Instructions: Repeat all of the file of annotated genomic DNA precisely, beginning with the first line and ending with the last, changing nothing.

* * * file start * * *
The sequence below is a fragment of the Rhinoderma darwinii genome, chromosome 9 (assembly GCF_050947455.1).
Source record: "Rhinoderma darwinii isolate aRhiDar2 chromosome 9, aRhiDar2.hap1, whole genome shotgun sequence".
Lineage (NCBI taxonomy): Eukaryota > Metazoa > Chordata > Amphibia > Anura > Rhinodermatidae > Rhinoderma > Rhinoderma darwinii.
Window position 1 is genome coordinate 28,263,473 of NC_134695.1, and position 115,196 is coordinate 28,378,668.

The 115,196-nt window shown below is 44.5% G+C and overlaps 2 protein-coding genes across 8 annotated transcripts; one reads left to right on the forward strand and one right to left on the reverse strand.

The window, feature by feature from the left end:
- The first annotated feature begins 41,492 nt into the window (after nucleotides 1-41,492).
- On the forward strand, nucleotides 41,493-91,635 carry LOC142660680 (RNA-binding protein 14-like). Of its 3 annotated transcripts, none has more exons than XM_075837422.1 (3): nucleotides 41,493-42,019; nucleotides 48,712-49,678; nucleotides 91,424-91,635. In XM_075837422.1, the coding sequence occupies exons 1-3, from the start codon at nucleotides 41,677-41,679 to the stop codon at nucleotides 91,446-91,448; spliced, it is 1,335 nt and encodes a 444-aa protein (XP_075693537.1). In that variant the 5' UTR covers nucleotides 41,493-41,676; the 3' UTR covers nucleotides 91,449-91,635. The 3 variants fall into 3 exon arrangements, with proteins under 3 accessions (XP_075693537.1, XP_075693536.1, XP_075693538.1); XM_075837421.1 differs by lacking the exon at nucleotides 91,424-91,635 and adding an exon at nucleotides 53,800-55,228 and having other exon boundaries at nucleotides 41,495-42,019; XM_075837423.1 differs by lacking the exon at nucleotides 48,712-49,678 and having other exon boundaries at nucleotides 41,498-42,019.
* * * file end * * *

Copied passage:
The sequence below is a fragment of the Rhinoderma darwinii genome, chromosome 9 (assembly GCF_050947455.1).
Source record: "Rhinoderma darwinii isolate aRhiDar2 chromosome 9, aRhiDar2.hap1, whole genome shotgun sequence".
Lineage (NCBI taxonomy): Eukaryota > Metazoa > Chordata > Amphibia > Anura > Rhinodermatidae > Rhinoderma > Rhinoderma darwinii.
Window position 1 is genome coordinate 28,263,473 of NC_134695.1, and position 115,196 is coordinate 28,378,668.

The 115,196-nt window shown below is 44.5% G+C and overlaps 2 protein-coding genes across 8 annotated transcripts; one reads left to right on the forward strand and one right to left on the reverse strand.

The window, feature by feature from the left end:
- The first annotated feature begins 41,492 nt into the window (after nucleotides 1-41,492).
- On the forward strand, nucleotides 41,493-91,635 carry LOC142660680 (RNA-binding protein 14-like). Of its 3 annotated transcripts, none has more exons than XM_075837422.1 (3): nucleotides 41,493-42,019; nucleotides 48,712-49,678; nucleotides 91,424-91,635. In XM_075837422.1, the coding sequence occupies exons 1-3, from the start codon at nucleotides 41,677-41,679 to the stop codon at nucleotides 91,446-91,448; spliced, it is 1,335 nt and encodes a 444-aa protein (XP_075693537.1). In that variant the 5' UTR covers nucleotides 41,493-41,676; the 3' UTR covers nucleotides 91,449-91,635. The 3 variants fall into 3 exon arrangements, with proteins under 3 accessions (XP_075693537.1, XP_075693536.1, XP_075693538.1); XM_075837421.1 differs by lacking the exon at nucleotides 91,424-91,635 and adding an exon at nucleotides 53,800-55,228 and having other exon boundaries at nucleotides 41,495-42,019; XM_075837423.1 differs by lacking the exon at nucleotides 48,712-49,678 and having other exon boundaries at nucleotides 41,498-42,019.